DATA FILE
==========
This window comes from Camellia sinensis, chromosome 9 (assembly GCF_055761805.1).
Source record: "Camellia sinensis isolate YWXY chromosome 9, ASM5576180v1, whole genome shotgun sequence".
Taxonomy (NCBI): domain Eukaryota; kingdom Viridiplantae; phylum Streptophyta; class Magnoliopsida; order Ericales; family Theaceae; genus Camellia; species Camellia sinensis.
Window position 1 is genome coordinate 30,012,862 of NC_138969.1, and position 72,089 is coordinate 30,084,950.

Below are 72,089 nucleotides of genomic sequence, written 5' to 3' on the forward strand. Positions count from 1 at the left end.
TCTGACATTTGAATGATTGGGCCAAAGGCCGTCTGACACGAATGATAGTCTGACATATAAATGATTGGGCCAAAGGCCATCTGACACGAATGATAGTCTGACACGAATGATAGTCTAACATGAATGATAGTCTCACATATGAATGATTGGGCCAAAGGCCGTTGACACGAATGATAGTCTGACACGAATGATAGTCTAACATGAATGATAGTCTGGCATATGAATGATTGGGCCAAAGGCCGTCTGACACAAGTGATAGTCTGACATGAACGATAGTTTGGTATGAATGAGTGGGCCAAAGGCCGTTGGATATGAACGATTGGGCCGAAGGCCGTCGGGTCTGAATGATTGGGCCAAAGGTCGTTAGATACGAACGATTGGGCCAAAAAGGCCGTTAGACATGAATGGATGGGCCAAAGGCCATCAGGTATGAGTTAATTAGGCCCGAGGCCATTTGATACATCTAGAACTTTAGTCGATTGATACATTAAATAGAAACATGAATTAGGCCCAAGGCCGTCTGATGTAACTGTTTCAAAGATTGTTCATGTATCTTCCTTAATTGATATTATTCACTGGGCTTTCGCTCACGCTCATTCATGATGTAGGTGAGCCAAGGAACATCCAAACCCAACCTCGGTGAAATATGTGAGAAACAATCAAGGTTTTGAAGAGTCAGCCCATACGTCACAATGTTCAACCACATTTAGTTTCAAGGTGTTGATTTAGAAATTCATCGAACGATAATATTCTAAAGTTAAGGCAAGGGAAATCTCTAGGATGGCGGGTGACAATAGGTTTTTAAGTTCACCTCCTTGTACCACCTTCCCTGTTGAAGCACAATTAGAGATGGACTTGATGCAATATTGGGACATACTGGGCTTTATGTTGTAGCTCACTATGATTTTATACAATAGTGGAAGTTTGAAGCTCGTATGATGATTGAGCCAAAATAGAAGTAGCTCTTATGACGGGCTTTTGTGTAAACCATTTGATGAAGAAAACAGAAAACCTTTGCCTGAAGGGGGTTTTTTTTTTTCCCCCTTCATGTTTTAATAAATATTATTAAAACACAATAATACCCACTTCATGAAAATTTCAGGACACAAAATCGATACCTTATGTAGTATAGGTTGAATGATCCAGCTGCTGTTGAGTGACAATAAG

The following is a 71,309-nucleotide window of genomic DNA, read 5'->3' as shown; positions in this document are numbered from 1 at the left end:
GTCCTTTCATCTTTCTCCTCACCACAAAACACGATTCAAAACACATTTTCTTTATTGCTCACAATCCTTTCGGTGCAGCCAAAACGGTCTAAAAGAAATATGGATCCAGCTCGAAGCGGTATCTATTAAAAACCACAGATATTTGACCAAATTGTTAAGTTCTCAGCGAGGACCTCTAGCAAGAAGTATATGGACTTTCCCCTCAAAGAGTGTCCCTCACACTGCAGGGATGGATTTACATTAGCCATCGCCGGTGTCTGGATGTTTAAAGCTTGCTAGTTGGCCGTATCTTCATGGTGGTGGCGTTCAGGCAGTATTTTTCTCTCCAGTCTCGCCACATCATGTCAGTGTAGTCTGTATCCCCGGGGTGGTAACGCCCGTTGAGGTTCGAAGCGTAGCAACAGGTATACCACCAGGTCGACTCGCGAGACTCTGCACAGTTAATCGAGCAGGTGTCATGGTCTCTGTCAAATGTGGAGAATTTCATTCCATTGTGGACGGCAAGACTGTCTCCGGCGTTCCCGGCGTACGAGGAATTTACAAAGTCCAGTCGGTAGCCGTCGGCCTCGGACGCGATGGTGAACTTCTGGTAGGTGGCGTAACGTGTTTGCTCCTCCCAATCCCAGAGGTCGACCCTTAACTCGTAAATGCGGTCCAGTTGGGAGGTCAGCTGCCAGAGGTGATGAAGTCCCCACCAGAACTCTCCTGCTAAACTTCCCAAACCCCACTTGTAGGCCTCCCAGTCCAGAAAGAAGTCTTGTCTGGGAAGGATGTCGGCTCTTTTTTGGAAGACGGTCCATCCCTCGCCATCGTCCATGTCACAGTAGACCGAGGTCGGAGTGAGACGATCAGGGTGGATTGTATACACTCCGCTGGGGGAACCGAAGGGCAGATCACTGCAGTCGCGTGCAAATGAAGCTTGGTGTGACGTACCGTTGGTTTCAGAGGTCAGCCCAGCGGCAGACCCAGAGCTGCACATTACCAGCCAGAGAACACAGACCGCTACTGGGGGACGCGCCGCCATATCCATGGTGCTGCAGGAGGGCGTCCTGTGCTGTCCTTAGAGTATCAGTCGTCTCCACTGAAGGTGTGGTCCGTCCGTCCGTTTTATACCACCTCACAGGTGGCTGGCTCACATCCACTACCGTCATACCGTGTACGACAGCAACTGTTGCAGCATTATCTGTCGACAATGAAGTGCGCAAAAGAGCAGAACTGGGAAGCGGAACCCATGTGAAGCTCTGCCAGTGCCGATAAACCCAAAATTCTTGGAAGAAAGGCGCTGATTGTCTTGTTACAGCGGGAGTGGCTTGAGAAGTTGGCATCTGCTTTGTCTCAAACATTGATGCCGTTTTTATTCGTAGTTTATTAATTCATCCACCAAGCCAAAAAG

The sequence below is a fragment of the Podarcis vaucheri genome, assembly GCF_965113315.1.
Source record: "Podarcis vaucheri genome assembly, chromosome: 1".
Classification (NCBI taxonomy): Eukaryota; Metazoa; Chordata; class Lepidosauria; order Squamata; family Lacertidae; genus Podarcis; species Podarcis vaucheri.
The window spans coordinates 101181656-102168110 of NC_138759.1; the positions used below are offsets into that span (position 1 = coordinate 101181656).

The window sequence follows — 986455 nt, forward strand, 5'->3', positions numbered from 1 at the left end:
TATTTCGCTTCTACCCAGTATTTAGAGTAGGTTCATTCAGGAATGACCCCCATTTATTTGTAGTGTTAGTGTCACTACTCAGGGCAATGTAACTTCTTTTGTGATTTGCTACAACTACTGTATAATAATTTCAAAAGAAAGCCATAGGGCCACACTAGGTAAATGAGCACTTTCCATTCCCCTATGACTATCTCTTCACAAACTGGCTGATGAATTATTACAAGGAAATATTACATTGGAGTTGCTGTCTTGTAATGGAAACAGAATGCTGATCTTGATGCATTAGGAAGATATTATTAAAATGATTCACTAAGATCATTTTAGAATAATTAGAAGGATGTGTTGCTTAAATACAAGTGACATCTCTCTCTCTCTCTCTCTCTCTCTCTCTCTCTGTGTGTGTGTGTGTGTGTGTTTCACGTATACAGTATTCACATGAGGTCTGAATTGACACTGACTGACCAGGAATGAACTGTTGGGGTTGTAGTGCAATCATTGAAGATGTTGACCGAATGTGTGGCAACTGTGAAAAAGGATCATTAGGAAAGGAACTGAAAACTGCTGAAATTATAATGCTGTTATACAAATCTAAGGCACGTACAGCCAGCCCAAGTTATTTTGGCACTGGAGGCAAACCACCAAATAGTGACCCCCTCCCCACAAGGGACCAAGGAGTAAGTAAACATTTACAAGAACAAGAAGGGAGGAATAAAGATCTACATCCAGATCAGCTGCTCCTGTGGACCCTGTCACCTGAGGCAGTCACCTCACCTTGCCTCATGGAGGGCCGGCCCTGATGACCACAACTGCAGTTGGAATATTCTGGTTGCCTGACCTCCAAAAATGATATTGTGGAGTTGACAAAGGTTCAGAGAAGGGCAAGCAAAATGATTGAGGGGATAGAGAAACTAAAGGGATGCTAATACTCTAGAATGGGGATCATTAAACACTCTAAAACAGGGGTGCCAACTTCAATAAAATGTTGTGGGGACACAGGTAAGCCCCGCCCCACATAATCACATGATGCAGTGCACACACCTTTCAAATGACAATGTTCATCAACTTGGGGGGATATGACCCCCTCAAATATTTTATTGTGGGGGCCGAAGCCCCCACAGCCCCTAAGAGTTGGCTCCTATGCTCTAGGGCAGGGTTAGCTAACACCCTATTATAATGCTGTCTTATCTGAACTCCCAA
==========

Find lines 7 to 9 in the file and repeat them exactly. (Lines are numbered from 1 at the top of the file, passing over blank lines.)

The following is a 71,309-nucleotide window of genomic DNA, read 5'->3' as shown; positions in this document are numbered from 1 at the left end:
GTCCTTTCATCTTTCTCCTCACCACAAAACACGATTCAAAACACATTTTCTTTATTGCTCACAATCCTTTCGGTGCAGCCAAAACGGTCTAAAAGAAATATGGATCCAGCTCGAAGCGGTATCTATTAAAAACCACAGATATTTGACCAAATTGTTAAGTTCTCAGCGAGGACCTCTAGCAAGAAGTATATGGACTTTCCCCTCAAAGAGTGTCCCTCACACTGCAGGGATGGATTTACATTAGCCATCGCCGGTGTCTGGATGTTTAAAGCTTGCTAGTTGGCCGTATCTTCATGGTGGTGGCGTTCAGGCAGTATTTTTCTCTCCAGTCTCGCCACATCATGTCAGTGTAGTCTGTATCCCCGGGGTGGTAACGCCCGTTGAGGTTCGAAGCGTAGCAACAGGTATACCACCAGGTCGACTCGCGAGACTCTGCACAGTTAATCGAGCAGGTGTCATGGTCTCTGTCAAATGTGGAGAATTTCATTCCATTGTGGACGGCAAGACTGTCTCCGGCGTTCCCGGCGTACGAGGAATTTACAAAGTCCAGTCGGTAGCCGTCGGCCTCGGACGCGATGGTGAACTTCTGGTAGGTGGCGTAACGTGTTTGCTCCTCCCAATCCCAGAGGTCGACCCTTAACTCGTAAATGCGGTCCAGTTGGGAGGTCAGCTGCCAGAGGTGATGAAGTCCCCACCAGAACTCTCCTGCTAAACTTCCCAAACCCCACTTGTAGGCCTCCCAGTCCAGAAAGAAGTCTTGTCTGGGAAGGATGTCGGCTCTTTTTTGGAAGACGGTCCATCCCTCGCCATCGTCCATGTCACAGTAGACCGAGGTCGGAGTGAGACGATCAGGGTGGATTGTATACACTCCGCTGGGGGAACCGAAGGGCAGATCACTGCAGTCGCGTGCAAATGAAGCTTGGTGTGACGTACCGTTGGTTTCAGAGGTCAGCCCAGCGGCAGACCCAGAGCTGCACATTACCAGCCAGAGAACACAGACCGCTACTGGGGGACGCGCCGCCATATCCATGGTGCTGCAGGAGGGCGTCCTGTGCTGTCCTTAGAGTATCAGTCGTCTCCACTGAAGGTGTGGTCCGTCCGTCCGTTTTATACCACCTCACAGGTGGCTGGCTCACATCCACTACCGTCATACCGTGTACGACAGCAACTGTTGCAGCATTATCTGTCGACAATGAAGTGCGCAAAAGAGCAGAACTGGGAAGCGGAACCCATGTGAAGCTCTGCCAGTGCCGATAAACCCAAAATTCTTGGAAGAAAGGCGCTGATTGTCTTGTTACAGCGGGAGTGGCTTGAGAAGTTGGCATCTGCTTTGTCTCAAACATTGATGCCGTTTTTATTCGTAGTTTATTAATTCATCCACCAAGCCAAAAAG

The sequence below is a fragment of the Podarcis vaucheri genome, assembly GCF_965113315.1.